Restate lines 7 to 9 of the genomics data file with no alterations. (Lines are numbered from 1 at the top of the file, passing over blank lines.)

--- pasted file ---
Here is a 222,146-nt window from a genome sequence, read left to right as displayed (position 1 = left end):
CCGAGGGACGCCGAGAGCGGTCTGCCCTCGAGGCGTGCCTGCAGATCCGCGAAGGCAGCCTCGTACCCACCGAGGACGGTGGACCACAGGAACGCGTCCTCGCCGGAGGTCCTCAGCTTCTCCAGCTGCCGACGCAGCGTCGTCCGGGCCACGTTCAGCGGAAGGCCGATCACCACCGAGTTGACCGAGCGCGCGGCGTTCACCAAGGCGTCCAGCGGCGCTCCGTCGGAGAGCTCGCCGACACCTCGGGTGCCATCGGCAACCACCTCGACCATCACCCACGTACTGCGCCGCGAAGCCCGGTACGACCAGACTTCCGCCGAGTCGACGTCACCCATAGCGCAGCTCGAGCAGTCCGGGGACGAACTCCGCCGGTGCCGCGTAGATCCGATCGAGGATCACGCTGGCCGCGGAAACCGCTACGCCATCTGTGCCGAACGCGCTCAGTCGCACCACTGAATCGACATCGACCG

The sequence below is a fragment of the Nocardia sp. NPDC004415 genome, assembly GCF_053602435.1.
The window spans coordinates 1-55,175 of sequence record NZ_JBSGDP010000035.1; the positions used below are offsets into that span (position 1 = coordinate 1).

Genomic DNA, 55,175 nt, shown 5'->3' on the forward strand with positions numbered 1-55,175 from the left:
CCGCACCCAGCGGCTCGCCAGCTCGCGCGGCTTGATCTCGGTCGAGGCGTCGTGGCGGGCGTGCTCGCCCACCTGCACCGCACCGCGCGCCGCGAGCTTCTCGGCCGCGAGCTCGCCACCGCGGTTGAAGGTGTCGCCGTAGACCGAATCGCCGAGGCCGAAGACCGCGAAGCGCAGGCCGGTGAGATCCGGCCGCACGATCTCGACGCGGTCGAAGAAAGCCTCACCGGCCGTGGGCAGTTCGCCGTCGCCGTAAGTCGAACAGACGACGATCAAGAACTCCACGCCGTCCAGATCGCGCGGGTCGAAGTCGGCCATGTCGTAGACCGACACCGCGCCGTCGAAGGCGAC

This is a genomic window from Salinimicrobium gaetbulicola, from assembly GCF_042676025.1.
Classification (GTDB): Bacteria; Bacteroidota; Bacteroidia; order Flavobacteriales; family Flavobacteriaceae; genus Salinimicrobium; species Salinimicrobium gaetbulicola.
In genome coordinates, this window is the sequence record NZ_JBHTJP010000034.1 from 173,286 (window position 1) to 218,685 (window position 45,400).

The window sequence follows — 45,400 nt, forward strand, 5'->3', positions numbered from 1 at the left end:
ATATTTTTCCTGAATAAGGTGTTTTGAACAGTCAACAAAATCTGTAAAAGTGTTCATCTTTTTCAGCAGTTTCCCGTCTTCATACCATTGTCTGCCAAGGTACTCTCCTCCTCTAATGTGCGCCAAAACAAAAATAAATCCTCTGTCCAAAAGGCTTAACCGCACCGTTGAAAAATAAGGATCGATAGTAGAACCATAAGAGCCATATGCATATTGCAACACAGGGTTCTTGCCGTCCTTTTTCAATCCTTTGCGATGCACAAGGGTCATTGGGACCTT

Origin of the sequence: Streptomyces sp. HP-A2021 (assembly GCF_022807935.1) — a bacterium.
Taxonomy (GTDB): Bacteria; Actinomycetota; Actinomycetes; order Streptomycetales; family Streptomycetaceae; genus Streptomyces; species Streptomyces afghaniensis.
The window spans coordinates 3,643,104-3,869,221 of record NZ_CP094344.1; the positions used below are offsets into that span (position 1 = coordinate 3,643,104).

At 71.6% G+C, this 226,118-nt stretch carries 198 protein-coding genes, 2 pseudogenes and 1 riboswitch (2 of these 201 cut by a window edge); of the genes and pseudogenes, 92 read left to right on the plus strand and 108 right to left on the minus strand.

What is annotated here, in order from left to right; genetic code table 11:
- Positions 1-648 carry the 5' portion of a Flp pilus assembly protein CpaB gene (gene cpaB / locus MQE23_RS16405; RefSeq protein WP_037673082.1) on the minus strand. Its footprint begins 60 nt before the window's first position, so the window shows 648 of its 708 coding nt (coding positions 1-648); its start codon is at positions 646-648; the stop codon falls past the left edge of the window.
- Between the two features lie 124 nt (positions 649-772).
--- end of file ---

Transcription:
This is a genomic window from Salinimicrobium gaetbulicola, from assembly GCF_042676025.1.
Classification (GTDB): Bacteria; Bacteroidota; Bacteroidia; order Flavobacteriales; family Flavobacteriaceae; genus Salinimicrobium; species Salinimicrobium gaetbulicola.
In genome coordinates, this window is the sequence record NZ_JBHTJP010000034.1 from 173,286 (window position 1) to 218,685 (window position 45,400).